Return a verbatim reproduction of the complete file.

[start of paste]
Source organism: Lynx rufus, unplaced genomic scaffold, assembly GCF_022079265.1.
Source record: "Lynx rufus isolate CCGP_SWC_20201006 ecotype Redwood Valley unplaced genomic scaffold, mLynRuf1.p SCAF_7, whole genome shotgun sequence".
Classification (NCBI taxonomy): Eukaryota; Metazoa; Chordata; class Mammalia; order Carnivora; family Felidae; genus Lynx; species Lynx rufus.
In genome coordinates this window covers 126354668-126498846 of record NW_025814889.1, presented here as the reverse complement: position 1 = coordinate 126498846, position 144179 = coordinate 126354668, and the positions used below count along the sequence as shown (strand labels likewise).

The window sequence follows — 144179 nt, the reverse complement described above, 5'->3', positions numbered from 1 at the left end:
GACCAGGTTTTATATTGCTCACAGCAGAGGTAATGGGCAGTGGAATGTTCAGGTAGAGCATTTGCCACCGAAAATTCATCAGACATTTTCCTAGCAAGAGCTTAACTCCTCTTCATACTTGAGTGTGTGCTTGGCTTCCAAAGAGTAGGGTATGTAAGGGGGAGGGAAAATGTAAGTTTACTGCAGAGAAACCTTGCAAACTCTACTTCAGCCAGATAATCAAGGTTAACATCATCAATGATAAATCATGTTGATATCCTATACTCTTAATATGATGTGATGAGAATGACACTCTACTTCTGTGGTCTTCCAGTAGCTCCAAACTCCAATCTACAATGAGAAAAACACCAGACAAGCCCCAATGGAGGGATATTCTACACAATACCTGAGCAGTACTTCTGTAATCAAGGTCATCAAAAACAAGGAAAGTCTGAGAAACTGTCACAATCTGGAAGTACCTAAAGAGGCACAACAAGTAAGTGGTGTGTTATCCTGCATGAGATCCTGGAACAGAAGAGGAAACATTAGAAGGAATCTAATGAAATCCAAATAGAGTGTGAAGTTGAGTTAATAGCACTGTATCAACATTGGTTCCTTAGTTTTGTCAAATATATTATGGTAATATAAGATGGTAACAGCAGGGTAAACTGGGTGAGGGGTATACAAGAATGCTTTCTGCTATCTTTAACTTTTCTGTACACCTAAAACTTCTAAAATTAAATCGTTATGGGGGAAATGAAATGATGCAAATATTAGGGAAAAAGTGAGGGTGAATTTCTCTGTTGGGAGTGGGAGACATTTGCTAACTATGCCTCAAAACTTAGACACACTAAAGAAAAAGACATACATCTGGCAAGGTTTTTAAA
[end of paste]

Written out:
Source organism: Lynx rufus, unplaced genomic scaffold, assembly GCF_022079265.1.
Source record: "Lynx rufus isolate CCGP_SWC_20201006 ecotype Redwood Valley unplaced genomic scaffold, mLynRuf1.p SCAF_7, whole genome shotgun sequence".
Classification (NCBI taxonomy): Eukaryota; Metazoa; Chordata; class Mammalia; order Carnivora; family Felidae; genus Lynx; species Lynx rufus.
In genome coordinates this window covers 126354668-126498846 of record NW_025814889.1, presented here as the reverse complement: position 1 = coordinate 126498846, position 144179 = coordinate 126354668, and the positions used below count along the sequence as shown (strand labels likewise).

The window sequence follows — 144179 nt, the reverse complement described above, 5'->3', positions numbered from 1 at the left end:
GACCAGGTTTTATATTGCTCACAGCAGAGGTAATGGGCAGTGGAATGTTCAGGTAGAGCATTTGCCACCGAAAATTCATCAGACATTTTCCTAGCAAGAGCTTAACTCCTCTTCATACTTGAGTGTGTGCTTGGCTTCCAAAGAGTAGGGTATGTAAGGGGGAGGGAAAATGTAAGTTTACTGCAGAGAAACCTTGCAAACTCTACTTCAGCCAGATAATCAAGGTTAACATCATCAATGATAAATCATGTTGATATCCTATACTCTTAATATGATGTGATGAGAATGACACTCTACTTCTGTGGTCTTCCAGTAGCTCCAAACTCCAATCTACAATGAGAAAAACACCAGACAAGCCCCAATGGAGGGATATTCTACACAATACCTGAGCAGTACTTCTGTAATCAAGGTCATCAAAAACAAGGAAAGTCTGAGAAACTGTCACAATCTGGAAGTACCTAAAGAGGCACAACAAGTAAGTGGTGTGTTATCCTGCATGAGATCCTGGAACAGAAGAGGAAACATTAGAAGGAATCTAATGAAATCCAAATAGAGTGTGAAGTTGAGTTAATAGCACTGTATCAACATTGGTTCCTTAGTTTTGTCAAATATATTATGGTAATATAAGATGGTAACAGCAGGGTAAACTGGGTGAGGGGTATACAAGAATGCTTTCTGCTATCTTTAACTTTTCTGTACACCTAAAACTTCTAAAATTAAATCGTTATGGGGGAAATGAAATGATGCAAATATTAGGGAAAAAGTGAGGGTGAATTTCTCTGTTGGGAGTGGGAGACATTTGCTAACTATGCCTCAAAACTTAGACACACTAAAGAAAAAGACATACATCTGGCAAGGTTTTTAAA